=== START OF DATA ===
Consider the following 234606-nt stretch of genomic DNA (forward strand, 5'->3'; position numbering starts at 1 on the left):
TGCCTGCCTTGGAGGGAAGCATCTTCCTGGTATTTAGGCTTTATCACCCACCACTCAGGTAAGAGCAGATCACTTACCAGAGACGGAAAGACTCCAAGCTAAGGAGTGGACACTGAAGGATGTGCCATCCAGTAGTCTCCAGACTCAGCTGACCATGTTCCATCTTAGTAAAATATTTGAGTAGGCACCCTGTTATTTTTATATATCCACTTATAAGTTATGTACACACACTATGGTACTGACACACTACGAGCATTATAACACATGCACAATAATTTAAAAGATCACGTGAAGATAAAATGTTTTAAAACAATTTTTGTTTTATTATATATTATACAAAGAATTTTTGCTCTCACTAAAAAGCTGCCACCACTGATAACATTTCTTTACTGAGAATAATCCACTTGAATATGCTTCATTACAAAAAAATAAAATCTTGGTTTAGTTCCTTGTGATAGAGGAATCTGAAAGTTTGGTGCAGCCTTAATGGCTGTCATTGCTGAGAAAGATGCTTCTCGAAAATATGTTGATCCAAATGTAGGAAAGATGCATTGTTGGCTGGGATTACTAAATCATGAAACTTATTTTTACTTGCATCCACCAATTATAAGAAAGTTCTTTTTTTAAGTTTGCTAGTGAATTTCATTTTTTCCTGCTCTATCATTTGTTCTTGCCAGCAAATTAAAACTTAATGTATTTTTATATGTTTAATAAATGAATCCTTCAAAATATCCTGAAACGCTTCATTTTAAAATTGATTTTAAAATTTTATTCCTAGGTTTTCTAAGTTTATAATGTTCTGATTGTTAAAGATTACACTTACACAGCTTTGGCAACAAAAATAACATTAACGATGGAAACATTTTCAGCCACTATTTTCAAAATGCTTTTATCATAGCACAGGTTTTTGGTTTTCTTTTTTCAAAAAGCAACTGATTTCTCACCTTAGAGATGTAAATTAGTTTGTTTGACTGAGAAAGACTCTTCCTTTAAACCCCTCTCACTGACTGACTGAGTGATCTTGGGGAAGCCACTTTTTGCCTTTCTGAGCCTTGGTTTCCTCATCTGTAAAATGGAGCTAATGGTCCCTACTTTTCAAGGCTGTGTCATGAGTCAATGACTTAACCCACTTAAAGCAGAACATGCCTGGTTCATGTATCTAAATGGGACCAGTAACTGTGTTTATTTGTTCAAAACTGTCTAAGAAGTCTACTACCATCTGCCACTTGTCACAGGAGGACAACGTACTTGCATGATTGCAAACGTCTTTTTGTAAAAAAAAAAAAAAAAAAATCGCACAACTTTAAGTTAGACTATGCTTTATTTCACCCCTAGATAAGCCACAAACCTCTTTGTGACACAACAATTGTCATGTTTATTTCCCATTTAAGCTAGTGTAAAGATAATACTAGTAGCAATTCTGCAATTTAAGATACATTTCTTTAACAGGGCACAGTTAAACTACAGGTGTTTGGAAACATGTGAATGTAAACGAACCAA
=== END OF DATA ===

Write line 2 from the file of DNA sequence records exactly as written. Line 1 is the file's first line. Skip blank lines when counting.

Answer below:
TGCCTGCCTTGGAGGGAAGCATCTTCCTGGTATTTAGGCTTTATCACCCACCACTCAGGTAAGAGCAGATCACTTACCAGAGACGGAAAGACTCCAAGCTAAGGAGTGGACACTGAAGGATGTGCCATCCAGTAGTCTCCAGACTCAGCTGACCATGTTCCATCTTAGTAAAATATTTGAGTAGGCACCCTGTTATTTTTATATATCCACTTATAAGTTATGTACACACACTATGGTACTGACACACTACGAGCATTATAACACATGCACAATAATTTAAAAGATCACGTGAAGATAAAATGTTTTAAAACAATTTTTGTTTTATTATATATTATACAAAGAATTTTTGCTCTCACTAAAAAGCTGCCACCACTGATAACATTTCTTTACTGAGAATAATCCACTTGAATATGCTTCATTACAAAAAAATAAAATCTTGGTTTAGTTCCTTGTGATAGAGGAATCTGAAAGTTTGGTGCAGCCTTAATGGCTGTCATTGCTGAGAAAGATGCTTCTCGAAAATATGTTGATCCAAATGTAGGAAAGATGCATTGTTGGCTGGGATTACTAAATCATGAAACTTATTTTTACTTGCATCCACCAATTATAAGAAAGTTCTTTTTTTAAGTTTGCTAGTGAATTTCATTTTTTCCTGCTCTATCATTTGTTCTTGCCAGCAAATTAAAACTTAATGTATTTTTATATGTTTAATAAATGAATCCTTCAAAATATCCTGAAACGCTTCATTTTAAAATTGATTTTAAAATTTTATTCCTAGGTTTTCTAAGTTTATAATGTTCTGATTGTTAAAGATTACACTTACACAGCTTTGGCAACAAAAATAACATTAACGATGGAAACATTTTCAGCCACTATTTTCAAAATGCTTTTATCATAGCACAGGTTTTTGGTTTTCTTTTTTCAAAAAGCAACTGATTTCTCACCTTAGAGATGTAAATTAGTTTGTTTGACTGAGAAAGACTCTTCCTTTAAACCCCTCTCACTGACTGACTGAGTGATCTTGGGGAAGCCACTTTTTGCCTTTCTGAGCCTTGGTTTCCTCATCTGTAAAATGGAGCTAATGGTCCCTACTTTTCAAGGCTGTGTCATGAGTCAATGACTTAACCCACTTAAAGCAGAACATGCCTGGTTCATGTATCTAAATGGGACCAGTAACTGTGTTTATTTGTTCAAAACTGTCTAAGAAGTCTACTACCATCTGCCACTTGTCACAGGAGGACAACGTACTTGCATGATTGCAAACGTCTTTTTGTAAAAAAAAAAAAAAAAAAATCGCACAACTTTAAGTTAGACTATGCTTTATTTCACCCCTAGATAAGCCACAAACCTCTTTGTGACACAACAATTGTCATGTTTATTTCCCATTTAAGCTAGTGTAAAGATAATACTAGTAGCAATTCTGCAATTTAAGATACATTTCTTTAACAGGGCACAGTTAAACTACAGGTGTTTGGAAACATGTGAATGTAAACGAACCAA